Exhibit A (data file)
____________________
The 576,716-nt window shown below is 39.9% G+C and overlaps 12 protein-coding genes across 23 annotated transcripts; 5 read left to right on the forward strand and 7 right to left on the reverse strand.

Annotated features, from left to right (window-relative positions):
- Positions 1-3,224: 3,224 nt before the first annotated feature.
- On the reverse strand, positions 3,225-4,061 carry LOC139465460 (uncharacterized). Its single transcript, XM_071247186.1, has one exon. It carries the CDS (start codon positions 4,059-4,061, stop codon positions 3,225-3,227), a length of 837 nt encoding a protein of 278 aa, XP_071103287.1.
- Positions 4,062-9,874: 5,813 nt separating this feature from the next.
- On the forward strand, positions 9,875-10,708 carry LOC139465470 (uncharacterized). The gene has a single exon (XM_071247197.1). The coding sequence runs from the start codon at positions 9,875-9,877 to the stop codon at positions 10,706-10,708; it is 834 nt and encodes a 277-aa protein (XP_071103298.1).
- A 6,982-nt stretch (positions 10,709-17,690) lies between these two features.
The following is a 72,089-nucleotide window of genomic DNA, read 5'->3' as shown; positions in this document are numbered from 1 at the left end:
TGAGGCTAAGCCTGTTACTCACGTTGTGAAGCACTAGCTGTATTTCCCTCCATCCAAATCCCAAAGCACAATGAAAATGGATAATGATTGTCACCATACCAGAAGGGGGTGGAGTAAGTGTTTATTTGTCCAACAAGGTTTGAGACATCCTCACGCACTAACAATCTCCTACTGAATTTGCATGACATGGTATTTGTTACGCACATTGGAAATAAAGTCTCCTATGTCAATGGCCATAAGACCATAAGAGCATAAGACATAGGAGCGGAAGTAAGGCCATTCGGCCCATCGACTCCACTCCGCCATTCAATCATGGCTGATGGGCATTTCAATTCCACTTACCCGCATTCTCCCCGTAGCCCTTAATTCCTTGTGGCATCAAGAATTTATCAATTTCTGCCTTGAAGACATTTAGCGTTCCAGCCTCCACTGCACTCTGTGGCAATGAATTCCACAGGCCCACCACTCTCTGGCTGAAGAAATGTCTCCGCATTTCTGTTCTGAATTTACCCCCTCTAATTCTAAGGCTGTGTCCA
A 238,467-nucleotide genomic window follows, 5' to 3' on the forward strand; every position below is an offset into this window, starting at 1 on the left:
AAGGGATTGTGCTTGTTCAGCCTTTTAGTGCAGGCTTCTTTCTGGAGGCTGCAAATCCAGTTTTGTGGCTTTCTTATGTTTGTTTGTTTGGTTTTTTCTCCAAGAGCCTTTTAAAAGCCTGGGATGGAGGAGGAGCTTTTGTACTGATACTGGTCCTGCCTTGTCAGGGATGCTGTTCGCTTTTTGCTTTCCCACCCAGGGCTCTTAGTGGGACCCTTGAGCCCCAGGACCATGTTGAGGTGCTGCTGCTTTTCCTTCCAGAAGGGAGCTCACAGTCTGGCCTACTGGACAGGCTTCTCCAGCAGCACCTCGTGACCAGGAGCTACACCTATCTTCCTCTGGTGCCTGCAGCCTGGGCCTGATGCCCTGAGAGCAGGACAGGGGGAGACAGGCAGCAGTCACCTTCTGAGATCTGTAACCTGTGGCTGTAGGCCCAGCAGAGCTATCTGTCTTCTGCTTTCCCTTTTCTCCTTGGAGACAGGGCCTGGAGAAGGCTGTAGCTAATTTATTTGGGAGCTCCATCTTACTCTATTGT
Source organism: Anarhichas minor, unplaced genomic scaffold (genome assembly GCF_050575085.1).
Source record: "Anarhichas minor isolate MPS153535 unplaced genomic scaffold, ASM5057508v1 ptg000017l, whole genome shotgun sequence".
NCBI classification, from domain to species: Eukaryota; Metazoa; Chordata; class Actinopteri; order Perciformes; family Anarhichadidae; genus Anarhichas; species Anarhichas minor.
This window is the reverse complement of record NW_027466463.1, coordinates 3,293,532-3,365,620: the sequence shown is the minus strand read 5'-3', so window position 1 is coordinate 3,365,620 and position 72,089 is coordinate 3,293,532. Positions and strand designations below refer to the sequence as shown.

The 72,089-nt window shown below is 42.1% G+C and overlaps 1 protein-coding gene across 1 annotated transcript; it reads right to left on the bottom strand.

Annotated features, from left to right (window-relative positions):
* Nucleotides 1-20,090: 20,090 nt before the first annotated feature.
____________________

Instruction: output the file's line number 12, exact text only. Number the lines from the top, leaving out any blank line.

Source organism: Anarhichas minor, unplaced genomic scaffold (genome assembly GCF_050575085.1).